And, you know, I asked him. I said, “Well, what about the money?” And he said, “Well, the money will come,” and he was right. And I think a lot of times, you know, we need a setback. Or maybe we need a shock. Or maybe we just need to take the time to reflect.

I was talking with an executive just a couple of days ago, and he said, “You know, the job that I’m in, I’m not sure I’ve trained all my life for this job. But I’m not sure that this is what I want.” And I said, “Well, what do you think you want?” He said, “Well, I’m not sure.” And I said, “Well, I would keep doing what you’re doing, and doing it the best that you can. And I do believe that over time, something will reveal itself to you.”

Just to be clear, I don’t think that you can say, “Okay, I’m going to check everything that I’m doing and go off on some wild hare.” But I think that you need to be in tune as to whether or not the amount of time that you’re putting in at the workplace is creating the kind of fulfillment that is worth the trade-off of spending time away, perhaps from your family, or a hobby, or just relaxing, or the ability to even take a vacation.

Again, I’ve got this document that’s designed to at least become a catalyst to get people to pause and reflect.

And that’s really how the book is served up. It’s not really a “do these five things, and you’ll make better decisions,” but rather, “Here are some historic events that changed the world’s trajectory. In here are some questions around each of those events that give you the opportunity to pause and reflect and think about how that applies in your life today.”

Pete Mockaitis  
I dig that. And so when it comes to your own decision making, I’d love to get your view. So I guess you’ve laid out into your core values and what you’re after, and these Fs. And so then, can you share, you know, what are some of these values and things that you want? And a decision that you approached recently that flowed?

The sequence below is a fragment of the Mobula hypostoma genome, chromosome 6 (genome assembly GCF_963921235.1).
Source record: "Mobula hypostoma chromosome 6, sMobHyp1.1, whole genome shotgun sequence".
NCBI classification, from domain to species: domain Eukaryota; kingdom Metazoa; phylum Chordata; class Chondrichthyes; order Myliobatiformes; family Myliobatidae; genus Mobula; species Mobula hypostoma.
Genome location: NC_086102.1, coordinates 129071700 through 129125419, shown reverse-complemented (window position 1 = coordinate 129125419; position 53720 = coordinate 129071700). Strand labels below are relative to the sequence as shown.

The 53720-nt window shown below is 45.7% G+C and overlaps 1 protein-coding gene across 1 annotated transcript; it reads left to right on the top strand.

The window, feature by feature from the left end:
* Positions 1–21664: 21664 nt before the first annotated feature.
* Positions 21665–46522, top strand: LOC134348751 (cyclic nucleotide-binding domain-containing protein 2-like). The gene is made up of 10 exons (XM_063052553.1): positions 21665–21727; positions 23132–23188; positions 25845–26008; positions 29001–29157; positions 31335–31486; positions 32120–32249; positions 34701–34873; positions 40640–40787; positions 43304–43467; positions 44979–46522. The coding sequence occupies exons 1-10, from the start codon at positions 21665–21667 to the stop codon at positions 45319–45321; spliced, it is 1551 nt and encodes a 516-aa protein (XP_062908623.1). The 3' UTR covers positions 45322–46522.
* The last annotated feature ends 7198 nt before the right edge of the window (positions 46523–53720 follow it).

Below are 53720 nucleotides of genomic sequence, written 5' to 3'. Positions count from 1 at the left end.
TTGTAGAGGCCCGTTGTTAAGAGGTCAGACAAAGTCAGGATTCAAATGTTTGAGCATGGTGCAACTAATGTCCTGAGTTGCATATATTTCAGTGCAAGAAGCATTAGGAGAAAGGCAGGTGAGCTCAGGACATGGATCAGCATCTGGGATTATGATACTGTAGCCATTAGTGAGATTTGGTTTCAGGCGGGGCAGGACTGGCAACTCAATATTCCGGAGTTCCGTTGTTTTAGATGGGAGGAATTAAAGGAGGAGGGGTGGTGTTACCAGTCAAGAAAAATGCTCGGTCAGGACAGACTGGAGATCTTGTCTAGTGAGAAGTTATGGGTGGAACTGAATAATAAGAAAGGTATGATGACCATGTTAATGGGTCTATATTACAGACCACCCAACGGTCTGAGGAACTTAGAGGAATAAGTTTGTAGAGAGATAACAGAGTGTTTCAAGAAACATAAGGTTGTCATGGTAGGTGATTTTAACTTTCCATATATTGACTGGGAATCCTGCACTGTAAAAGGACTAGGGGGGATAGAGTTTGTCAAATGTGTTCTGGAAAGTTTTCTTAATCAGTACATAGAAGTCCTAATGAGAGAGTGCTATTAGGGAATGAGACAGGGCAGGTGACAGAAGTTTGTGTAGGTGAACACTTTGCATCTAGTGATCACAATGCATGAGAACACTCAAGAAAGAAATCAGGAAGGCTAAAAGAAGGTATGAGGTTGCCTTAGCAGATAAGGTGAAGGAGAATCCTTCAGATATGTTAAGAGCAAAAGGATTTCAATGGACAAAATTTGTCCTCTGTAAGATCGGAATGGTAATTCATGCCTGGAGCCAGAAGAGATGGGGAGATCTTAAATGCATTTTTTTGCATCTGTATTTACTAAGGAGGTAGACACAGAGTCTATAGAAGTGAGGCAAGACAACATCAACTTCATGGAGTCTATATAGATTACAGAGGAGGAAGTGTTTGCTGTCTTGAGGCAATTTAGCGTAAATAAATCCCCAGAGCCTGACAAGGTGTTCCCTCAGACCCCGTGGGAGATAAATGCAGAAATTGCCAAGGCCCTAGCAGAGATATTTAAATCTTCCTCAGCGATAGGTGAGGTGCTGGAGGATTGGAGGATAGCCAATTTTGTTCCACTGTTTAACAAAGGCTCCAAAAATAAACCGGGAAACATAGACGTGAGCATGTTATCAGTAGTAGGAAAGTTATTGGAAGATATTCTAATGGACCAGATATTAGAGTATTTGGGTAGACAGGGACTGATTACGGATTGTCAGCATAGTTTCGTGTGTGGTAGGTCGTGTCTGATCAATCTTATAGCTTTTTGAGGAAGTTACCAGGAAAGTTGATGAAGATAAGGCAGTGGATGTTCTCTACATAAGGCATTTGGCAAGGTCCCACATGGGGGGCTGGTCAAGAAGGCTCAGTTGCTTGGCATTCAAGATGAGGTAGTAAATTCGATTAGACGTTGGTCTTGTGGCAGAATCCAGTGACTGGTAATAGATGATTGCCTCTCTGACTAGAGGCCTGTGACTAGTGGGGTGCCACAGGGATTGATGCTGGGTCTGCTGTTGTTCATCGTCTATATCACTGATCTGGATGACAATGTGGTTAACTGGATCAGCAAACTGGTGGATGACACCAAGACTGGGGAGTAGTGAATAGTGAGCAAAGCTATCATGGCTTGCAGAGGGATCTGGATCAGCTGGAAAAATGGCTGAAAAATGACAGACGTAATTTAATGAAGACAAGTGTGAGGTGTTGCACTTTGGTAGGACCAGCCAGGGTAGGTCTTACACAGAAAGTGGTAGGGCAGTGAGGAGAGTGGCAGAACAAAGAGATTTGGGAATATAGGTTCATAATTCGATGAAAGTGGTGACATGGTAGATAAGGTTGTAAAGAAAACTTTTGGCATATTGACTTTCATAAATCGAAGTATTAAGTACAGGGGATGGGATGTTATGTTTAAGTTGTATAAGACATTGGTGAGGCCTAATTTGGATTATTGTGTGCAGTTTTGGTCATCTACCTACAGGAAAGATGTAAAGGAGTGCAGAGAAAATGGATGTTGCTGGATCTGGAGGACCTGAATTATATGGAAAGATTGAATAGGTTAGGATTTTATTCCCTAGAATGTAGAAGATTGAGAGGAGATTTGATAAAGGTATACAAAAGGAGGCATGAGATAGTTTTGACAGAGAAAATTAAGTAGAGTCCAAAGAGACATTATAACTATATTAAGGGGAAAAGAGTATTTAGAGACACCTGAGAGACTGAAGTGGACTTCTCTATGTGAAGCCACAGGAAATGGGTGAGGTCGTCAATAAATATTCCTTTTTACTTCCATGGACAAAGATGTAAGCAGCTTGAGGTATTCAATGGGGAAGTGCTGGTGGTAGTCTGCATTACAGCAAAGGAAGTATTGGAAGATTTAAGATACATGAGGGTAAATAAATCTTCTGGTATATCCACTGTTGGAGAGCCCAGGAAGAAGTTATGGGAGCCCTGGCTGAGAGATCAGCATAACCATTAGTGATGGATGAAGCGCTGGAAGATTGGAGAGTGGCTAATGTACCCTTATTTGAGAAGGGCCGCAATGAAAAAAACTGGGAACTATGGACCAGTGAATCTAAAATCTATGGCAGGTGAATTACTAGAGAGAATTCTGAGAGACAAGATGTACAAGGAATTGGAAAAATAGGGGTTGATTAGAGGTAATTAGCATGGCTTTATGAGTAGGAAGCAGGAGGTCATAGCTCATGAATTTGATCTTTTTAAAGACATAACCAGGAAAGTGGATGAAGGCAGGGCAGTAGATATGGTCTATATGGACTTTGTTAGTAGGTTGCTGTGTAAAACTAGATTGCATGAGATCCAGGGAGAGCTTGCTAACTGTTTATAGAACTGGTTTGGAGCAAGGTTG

Greg Bustin  
Yeah, that’s all well, that’s great. You’re making me eat my own dog food. And I love it. I had an opportunity. So I run these chief executive groups for small and mid-sized organizations. The smallest is probably $10 million in revenue a year, 25 employees, the largest is multi-billion, with employees, you know, all over the country, in some cases outside the U.S.

And in one of these groups, I had a couple of these CEOs that were exhibiting what I would call bad behavior. And I knew it, and I tolerated it for longer than I should. And really, the tough decision that I made ultimately was, “this is not fun for me, these guys don’t share my values.” My values are about helping people grow and learn and develop and improve. And these couple of guys were not sharing in that. And they were pretty disruptive in the meeting.

And we would get together once a month. And you know, we’re talking about 14, 15 people around a table. And finally, I just said, “Look, I’ve had enough.” And I talked to them about it, and I talked to several people: I talked to my wife about it, I talked to a couple of other folks that I trust, and the answer was consistent. It’s like , well you’ve got to do what you need to do. You already know, you just need to do it. And what I was afraid of was that they would leave and it would put the rest of the group at risk, because I knew that, you know, three or four people would leave the group.